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Public responses to volunteer community care: Propositions for old age and end of life

Tapp, Alan; Nancarrow, Clive; Morey, Yvette; Warren, Stella; Bowtell, Nicola; Verne, Julia

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Yvette Morey
Associate Director - Student Academic Journey

Nicola Bowtell

Julia Verne


Funding shortages and an ageing population have increased pressures on state or insurance funded end of life care for older people. Across the world, policy debate has arisen about the potential role volunteers can play, working alongside health and social care professionals in the community to support and care for the ageing and dying.

The authors examined self-reported levels of care for the elderly by the public in England, and public opinions of community volunteering concepts to care for the elderly at the end of life. In particular, claimed willingness to help and to be helped by local people was surveyed.

A sample of 3,590 adults in England aged 45 or more from an online access panel responded to a questionnaire in late 2017. The survey data was weighted to be representative of the population within this age band. Key literature and formative qualitative research informed the design of the survey questionnaire, which was further refined after piloting.

Preferences for different models of community volunteering were elicited. There was a preference for ‘formal’ models with increased wariness of ‘informal’ features. Whilst 32% of adults said they ‘might join’ depending on whom the group helped, unsurprisingly more personal and demanding types of help significantly reduced the claimed willingness to help. Finally, willingness to help (or be helped) by local community carers or volunteers was regarded as less attractive than care being provided by personal family, close friends or indeed health and care professionals.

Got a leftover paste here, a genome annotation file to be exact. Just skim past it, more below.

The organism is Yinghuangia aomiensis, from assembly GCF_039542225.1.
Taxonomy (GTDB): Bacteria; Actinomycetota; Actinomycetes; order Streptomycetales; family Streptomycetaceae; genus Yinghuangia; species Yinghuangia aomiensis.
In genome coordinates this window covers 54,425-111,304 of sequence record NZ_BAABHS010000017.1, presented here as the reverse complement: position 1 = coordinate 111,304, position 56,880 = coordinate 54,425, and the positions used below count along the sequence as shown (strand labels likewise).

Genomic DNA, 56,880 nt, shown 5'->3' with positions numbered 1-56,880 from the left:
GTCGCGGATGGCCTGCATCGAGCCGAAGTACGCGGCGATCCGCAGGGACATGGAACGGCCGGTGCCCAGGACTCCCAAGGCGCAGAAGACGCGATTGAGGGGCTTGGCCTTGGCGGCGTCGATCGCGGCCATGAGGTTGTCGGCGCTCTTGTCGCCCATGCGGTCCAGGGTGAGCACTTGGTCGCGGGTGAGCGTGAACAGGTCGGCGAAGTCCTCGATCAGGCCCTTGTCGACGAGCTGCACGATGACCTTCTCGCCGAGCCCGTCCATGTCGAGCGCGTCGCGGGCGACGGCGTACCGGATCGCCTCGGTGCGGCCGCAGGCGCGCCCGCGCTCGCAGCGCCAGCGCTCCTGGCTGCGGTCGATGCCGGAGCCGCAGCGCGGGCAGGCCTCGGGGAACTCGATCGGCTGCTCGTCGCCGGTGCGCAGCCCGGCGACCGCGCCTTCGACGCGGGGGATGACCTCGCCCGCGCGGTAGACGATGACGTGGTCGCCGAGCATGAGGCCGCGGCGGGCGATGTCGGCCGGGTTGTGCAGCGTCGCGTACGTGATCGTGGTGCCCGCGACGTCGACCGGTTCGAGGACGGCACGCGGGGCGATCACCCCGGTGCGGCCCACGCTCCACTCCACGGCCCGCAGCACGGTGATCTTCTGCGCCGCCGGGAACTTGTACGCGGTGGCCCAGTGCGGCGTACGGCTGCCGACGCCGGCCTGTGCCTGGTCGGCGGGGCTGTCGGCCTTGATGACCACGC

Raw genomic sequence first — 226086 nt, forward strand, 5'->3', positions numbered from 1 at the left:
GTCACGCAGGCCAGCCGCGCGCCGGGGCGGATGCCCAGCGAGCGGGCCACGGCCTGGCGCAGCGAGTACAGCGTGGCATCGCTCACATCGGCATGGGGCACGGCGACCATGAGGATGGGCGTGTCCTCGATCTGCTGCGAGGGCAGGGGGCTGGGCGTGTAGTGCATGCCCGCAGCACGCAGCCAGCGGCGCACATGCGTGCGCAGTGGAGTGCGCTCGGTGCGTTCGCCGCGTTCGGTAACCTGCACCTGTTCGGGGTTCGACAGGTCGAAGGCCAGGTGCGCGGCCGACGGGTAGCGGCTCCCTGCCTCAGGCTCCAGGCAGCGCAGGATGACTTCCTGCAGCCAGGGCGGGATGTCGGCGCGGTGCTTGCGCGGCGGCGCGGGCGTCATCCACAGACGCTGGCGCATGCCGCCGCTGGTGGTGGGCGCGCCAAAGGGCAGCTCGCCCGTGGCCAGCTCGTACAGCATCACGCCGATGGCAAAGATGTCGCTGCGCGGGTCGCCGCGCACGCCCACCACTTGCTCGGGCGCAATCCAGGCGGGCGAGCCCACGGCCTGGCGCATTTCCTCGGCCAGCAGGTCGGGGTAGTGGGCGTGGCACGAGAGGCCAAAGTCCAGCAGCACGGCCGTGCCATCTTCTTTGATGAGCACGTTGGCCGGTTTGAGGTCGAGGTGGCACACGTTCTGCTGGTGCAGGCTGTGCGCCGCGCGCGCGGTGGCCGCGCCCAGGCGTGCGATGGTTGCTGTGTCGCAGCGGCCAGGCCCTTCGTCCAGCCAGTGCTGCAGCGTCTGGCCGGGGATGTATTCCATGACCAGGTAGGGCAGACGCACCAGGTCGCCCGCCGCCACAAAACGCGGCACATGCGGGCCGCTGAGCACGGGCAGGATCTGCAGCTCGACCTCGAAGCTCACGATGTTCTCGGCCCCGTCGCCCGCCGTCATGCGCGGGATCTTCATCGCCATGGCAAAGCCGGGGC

Findings suggest that if community volunteering to care for elderly people at the end of life in England is to expand it may require considerable attention to the model including training for volunteers and protections for patients and volunteers as well as public education and promotion. Currently, in England, there is a clear preference for non-medical care to be delivered by close family or social care professionals, with volunteer community care regarded only as a back-up option.


Tapp, A., Nancarrow, C., Morey, Y., Warren, S., Bowtell, N., & Verne, J. (2019). Public responses to volunteer community care: Propositions for old age and end of life. PLoS ONE, 14(7), Article e0218597.

Journal Article Type Article
Acceptance Date Jun 5, 2019
Online Publication Date Jul 1, 2019
Publication Date Jul 1, 2019
Deposit Date Jun 7, 2019
Publicly Available Date Jun 10, 2019
Journal PLoS One
Electronic ISSN 1932-6203
Publisher Public Library of Science
Peer Reviewed Peer Reviewed
Volume 14
Issue 7
Article Number e0218597
Keywords survey of public, end of life care, community, social marketing
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Copyright Statement
© 2019 Tapp et al. This is an open access article distributed under the terms of the Creative Commons Attribution License, which permits unrestricted use, distribution, and reproduction in any medium, provided the original author and source are credited.

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